For me, this is the most fun recipe I’ve ever encounter, especially for the person cooking. The process begins by making a small fountain of flour, making sure to leave a caldera of sorts to place the other ingredients. In the center, I pour 1 teaspoon vanilla extract, 1 teaspoon baking powder, 300 grams of sugar, a pinch of salt and two eggs. The creation now looks like a flour bowl of soup, which means the fun part of coming up. Fold the outside of the flour fountain to the inside, rolling everything together as if a cake volcano just erupted.
Once the dough is firm and smooth, 125 grams of almonds and 50 grams of butter are placed on top, with the kneading and folding beginning again. While Chef Francesco molds the dough effortlessly, I have much more trouble, almonds hopping off the table like grasshoppers and thick globs of butter sitting in stubborn chunks.
“It’s important to use a lot of strength,” instructs Chef Francesco. “You need to make sure the butter is even throughout the dough.” Then he smiles to himself. “”This is the way my grandmother used to do it. Now most people use machines instead of their hands to make biscuits, breads, dessert and pastas, but I prefer the old-fashioned way.”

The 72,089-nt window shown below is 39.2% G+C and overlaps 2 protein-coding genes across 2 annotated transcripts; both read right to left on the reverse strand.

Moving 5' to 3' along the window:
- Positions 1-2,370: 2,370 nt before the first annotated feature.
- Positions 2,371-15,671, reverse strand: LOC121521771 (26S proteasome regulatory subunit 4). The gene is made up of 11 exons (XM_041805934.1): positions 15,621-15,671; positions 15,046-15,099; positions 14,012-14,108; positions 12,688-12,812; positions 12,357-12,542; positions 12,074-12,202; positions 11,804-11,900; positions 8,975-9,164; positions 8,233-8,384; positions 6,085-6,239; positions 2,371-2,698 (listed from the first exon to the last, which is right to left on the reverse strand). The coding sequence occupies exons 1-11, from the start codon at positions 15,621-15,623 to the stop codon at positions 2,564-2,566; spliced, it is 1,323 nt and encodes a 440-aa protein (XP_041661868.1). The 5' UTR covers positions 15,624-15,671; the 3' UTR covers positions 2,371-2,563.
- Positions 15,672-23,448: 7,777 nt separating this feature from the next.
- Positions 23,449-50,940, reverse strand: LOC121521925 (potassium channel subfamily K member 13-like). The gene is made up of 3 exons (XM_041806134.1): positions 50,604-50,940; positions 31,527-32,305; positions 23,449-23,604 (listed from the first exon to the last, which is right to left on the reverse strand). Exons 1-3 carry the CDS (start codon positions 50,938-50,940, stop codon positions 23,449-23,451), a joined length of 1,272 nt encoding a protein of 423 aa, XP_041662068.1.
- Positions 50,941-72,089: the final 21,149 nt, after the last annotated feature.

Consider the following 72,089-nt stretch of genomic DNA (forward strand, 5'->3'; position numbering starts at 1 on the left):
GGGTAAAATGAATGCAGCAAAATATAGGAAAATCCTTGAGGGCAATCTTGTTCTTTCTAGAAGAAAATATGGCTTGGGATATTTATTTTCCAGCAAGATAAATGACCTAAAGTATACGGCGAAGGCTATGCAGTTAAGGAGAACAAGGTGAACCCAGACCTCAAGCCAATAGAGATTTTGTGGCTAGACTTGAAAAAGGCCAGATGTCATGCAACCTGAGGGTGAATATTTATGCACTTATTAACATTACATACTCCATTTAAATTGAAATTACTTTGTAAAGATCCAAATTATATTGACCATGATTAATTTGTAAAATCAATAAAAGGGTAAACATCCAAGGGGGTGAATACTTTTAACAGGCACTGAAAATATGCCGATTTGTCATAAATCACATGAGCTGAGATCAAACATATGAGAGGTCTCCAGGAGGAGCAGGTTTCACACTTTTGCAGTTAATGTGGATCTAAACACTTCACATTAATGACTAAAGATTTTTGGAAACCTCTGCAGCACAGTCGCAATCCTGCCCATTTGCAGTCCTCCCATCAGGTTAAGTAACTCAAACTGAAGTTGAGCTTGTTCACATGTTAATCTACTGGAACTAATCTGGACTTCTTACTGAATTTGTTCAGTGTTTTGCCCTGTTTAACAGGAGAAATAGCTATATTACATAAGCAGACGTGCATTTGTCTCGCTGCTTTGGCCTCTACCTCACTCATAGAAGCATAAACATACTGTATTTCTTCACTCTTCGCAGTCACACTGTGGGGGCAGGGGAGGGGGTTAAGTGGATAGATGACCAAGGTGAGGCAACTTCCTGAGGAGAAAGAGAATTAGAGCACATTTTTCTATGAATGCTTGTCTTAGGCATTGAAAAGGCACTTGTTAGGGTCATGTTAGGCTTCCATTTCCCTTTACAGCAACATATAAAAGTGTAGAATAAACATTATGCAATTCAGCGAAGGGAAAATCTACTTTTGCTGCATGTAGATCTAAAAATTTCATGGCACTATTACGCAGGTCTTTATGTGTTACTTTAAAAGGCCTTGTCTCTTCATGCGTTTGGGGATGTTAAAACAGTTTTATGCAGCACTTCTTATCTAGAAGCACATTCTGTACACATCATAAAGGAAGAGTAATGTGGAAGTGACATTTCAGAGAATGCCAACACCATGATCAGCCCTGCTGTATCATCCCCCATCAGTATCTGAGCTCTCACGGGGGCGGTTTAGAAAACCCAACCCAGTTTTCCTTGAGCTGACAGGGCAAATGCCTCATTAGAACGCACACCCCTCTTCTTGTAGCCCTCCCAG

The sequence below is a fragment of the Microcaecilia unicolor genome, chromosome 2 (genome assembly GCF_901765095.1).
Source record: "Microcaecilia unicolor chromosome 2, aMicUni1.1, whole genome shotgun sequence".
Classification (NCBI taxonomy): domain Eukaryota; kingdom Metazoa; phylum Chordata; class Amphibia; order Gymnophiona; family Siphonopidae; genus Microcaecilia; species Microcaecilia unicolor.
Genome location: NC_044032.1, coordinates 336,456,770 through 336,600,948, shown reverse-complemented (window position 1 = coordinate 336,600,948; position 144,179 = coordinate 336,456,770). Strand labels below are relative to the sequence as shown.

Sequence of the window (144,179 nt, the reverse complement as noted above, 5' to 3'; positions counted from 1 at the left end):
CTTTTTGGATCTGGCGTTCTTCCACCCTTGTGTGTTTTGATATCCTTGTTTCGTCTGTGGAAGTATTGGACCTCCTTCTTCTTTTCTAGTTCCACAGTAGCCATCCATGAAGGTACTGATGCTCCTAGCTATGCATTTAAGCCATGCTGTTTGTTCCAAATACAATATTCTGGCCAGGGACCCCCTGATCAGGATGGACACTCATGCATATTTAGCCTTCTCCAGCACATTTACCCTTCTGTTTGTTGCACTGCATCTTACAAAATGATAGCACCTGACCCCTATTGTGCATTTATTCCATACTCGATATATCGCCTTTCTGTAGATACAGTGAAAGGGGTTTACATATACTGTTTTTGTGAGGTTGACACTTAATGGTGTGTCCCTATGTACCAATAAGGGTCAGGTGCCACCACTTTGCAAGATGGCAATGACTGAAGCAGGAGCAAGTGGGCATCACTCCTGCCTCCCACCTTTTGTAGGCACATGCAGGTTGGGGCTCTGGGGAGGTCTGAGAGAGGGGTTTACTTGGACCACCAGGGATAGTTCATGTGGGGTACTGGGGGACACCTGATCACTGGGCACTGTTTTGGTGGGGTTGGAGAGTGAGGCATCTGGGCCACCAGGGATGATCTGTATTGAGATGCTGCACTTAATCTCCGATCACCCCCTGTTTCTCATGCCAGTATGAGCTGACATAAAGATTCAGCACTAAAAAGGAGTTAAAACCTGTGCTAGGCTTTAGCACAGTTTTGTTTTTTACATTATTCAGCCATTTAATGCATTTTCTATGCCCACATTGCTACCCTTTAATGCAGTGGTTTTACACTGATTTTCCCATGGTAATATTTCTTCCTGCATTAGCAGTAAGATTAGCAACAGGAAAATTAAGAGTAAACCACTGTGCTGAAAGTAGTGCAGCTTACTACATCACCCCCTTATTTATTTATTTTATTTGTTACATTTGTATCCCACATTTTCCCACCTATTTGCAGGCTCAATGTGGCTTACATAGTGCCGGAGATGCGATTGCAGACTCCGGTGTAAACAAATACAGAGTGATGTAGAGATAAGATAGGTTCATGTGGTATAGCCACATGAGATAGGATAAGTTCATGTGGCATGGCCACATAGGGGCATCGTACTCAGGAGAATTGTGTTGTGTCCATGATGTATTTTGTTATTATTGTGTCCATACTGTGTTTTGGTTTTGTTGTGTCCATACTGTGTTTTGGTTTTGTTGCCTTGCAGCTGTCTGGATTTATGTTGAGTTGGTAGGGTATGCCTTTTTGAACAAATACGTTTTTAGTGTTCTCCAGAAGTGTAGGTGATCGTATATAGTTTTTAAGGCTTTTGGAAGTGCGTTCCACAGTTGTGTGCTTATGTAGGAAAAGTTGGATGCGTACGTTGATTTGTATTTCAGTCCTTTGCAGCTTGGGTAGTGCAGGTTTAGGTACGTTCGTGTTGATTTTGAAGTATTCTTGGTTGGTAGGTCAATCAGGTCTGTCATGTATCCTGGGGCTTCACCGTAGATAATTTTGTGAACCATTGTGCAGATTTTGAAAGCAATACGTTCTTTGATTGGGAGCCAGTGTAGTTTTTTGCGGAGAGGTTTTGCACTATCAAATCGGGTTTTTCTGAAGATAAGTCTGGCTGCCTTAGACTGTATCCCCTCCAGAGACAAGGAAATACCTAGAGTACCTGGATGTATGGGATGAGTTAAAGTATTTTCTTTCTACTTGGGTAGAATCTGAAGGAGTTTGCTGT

When I’ve finally reached a consistency that can be considered “not too lumpy” and only a few of the almonds are visible from the outside, I mold the dough into a flat loaf-like shape on baking paper — setting a metal spoon on each side to hold down the edges — to be placed in the oven on 160 degrees Celsius (320 Fahrenheit) for 40 minutes.
Nuts in general are an important part of Tuscan cooking, paying homage to the region’s style of peasant cooking. In the Middle Ages, chestnuts in particular were a staple of poor peasants, who would collect and dry them to make flour for baking or to give milk and water a more filling consistency. Today, you’ll find chestnuts, pine nuts, almonds and other healthy and hearty nuts in a variety of Tuscan dishes.
Pappa al Pomodoro
Tuscany’s peasant-style cooking can also be seen through a very typical soup — which, like many soups in Tuscany, is more like a stew or porridge — Pappa al Pomodoro. One of the main ingredients of the meal is stale bread, as the region’s traditional culinary philosophy has always been to waste nothing.